Energy is powerful. Energy is also subtle. We feel it, but we can’t always measure it easily. We talk a lot about time management, and not enough about energy management. You already know that your body needs a good diet, enough sleep and regular exercise to stay energetic. What may not be so obvious is that our energy levels also correlate with what we do and how we feel about what we do. Have you noticed how time flies when we engage in something that energizes us, and crawls when we do a task that drains us? Paying attention to the changes in your energy patterns throughout the day is a first step towards bringing more energy into your life.
If you spend too much energy on things that you don’t enjoy, you are in danger of depleting your energy bank. Can you identify five routine tasks that drain you most? Is there a way to delegate them or eliminate them from your days completely? If this is not possible, it helps to remember that energy comes with meaning, love, and purpose, so look for those qualities in what you do. For example, I don’t like cleaning, but I can overcome the resentment if I think of it as creating and controlling my physical environment. Such focus gives more meaning to a mundane task.
While this type of reframing can work for some activities, use it only as the last resort because you are better off giving your energy to something that you truly love. You can think of it as opening a channel: when good energy flows form you, the Universe gives back, so you will replenish your energy fast.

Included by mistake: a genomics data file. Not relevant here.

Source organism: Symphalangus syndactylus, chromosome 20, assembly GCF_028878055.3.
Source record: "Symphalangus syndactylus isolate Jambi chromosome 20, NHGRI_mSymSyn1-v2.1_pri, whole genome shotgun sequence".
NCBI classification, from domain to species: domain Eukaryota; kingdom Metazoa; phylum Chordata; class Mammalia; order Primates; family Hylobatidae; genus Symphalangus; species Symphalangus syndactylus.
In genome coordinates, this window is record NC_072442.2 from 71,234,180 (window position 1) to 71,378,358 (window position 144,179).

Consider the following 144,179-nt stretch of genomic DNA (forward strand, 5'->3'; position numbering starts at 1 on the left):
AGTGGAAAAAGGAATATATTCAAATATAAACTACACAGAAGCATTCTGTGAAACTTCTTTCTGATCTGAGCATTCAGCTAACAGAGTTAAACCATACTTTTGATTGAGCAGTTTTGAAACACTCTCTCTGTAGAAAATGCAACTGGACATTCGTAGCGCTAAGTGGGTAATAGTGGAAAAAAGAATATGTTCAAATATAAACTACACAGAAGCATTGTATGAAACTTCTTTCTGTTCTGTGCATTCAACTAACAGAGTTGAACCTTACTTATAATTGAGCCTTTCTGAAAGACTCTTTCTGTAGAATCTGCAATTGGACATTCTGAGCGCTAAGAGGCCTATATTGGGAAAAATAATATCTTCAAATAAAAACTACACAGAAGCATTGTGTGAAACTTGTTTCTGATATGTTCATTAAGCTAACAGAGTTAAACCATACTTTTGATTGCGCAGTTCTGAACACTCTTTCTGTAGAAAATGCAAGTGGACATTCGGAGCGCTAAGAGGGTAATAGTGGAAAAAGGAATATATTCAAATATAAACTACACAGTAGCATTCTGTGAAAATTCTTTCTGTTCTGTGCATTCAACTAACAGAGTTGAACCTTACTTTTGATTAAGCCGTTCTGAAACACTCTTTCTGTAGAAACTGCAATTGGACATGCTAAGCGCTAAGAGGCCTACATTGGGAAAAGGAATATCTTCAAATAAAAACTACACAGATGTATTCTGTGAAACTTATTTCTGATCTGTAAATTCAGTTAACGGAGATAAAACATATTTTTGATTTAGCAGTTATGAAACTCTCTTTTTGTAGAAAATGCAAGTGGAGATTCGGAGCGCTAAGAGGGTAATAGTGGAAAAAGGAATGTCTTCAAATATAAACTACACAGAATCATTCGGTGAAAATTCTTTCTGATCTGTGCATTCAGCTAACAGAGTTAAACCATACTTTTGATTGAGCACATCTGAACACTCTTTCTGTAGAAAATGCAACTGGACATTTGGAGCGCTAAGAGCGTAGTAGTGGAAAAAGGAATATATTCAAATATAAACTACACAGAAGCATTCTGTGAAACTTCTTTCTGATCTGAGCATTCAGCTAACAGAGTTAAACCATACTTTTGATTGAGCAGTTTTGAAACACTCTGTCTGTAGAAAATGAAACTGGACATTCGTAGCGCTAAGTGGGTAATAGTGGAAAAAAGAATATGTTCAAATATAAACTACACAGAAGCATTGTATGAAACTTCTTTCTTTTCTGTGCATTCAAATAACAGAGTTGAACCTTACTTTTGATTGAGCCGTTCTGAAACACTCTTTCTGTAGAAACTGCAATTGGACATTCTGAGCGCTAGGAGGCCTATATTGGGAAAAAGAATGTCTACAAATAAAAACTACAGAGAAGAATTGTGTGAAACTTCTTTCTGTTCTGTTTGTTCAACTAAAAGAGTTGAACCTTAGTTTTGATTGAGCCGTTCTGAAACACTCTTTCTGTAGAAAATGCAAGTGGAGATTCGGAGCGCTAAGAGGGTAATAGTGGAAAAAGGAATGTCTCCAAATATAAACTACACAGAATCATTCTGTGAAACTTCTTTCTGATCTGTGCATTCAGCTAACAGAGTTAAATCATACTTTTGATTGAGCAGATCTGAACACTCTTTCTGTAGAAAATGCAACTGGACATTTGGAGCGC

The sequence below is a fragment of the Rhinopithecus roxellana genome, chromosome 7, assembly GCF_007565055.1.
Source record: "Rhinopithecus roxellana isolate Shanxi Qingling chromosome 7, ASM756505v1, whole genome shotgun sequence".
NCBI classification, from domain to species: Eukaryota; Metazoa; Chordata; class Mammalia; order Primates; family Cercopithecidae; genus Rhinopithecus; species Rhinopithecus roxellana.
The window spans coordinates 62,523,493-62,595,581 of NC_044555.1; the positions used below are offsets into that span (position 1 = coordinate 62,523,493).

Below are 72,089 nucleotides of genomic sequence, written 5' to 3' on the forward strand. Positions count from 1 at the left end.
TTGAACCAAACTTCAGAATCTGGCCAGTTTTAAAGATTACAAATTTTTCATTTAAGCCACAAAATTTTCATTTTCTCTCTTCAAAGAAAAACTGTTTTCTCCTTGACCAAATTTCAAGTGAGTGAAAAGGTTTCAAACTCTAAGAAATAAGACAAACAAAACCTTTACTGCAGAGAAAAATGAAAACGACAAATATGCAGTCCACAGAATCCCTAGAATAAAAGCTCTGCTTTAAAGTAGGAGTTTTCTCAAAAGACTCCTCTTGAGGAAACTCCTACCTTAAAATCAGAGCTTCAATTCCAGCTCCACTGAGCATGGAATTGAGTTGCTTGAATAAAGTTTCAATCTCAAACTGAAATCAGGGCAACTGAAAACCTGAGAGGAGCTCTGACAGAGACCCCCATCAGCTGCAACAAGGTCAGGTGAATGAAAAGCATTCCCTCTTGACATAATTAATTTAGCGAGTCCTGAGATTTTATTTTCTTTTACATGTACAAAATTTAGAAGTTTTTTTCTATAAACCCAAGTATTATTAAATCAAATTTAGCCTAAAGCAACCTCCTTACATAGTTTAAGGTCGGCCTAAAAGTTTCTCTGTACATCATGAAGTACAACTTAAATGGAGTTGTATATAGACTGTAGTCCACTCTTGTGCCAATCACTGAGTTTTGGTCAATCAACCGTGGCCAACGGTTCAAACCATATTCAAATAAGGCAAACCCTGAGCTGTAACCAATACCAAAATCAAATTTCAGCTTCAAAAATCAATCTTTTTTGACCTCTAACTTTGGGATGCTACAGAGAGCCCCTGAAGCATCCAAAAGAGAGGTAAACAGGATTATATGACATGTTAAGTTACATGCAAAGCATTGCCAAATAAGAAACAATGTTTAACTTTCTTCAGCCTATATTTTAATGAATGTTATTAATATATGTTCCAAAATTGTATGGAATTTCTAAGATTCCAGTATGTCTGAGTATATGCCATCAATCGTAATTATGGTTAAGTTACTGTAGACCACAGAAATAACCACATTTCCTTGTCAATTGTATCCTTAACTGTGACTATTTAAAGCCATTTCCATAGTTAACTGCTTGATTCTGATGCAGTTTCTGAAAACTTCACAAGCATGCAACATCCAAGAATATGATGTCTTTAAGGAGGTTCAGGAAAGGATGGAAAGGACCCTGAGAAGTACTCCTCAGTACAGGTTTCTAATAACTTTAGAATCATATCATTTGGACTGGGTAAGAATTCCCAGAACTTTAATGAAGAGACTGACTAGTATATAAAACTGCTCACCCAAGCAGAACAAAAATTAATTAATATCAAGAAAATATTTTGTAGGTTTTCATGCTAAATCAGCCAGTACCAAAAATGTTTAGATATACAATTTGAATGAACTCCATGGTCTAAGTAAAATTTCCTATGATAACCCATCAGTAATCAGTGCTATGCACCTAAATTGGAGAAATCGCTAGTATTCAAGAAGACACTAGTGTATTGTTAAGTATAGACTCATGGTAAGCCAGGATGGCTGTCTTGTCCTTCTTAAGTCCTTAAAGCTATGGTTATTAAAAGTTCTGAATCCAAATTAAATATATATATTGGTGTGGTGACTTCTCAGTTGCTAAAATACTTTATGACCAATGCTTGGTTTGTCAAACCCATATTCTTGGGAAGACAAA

Energy needs to move. You can’t conserve it by keeping it to yourself because it will dissipate, and you will feel lethargic without having done anything. If you ever spent hours on the couch watching TV, you know what I mean.
How do you make sure that your learning brings energy into your life? Learning should be a source of joy and inspiration for you. You have to find meaning and purpose in what you learn. And finally, you must have a way to share the results of your learning with others and do it with love.
Do you feel energized when you learn?
Orientation Series: 21 Steps to Becoming a Better Learner:
Step 1: Setting your learning objectives
Step 2: Taking an inventory of your skills
Step 3: Taking an Inventory of Your Learning Tools
Step 4: Finding opportunities for cognitive apprenticeship
Step 5: Determining the "IIQ" of what you read
Step 6: Choosing helpful books for law students
Step 7: “The Three 'P's of Performance” in Action
Step 8: Tapping into your social networks
Step 9: Identifying your learning barriers
Step 10: Finding your sources of motivation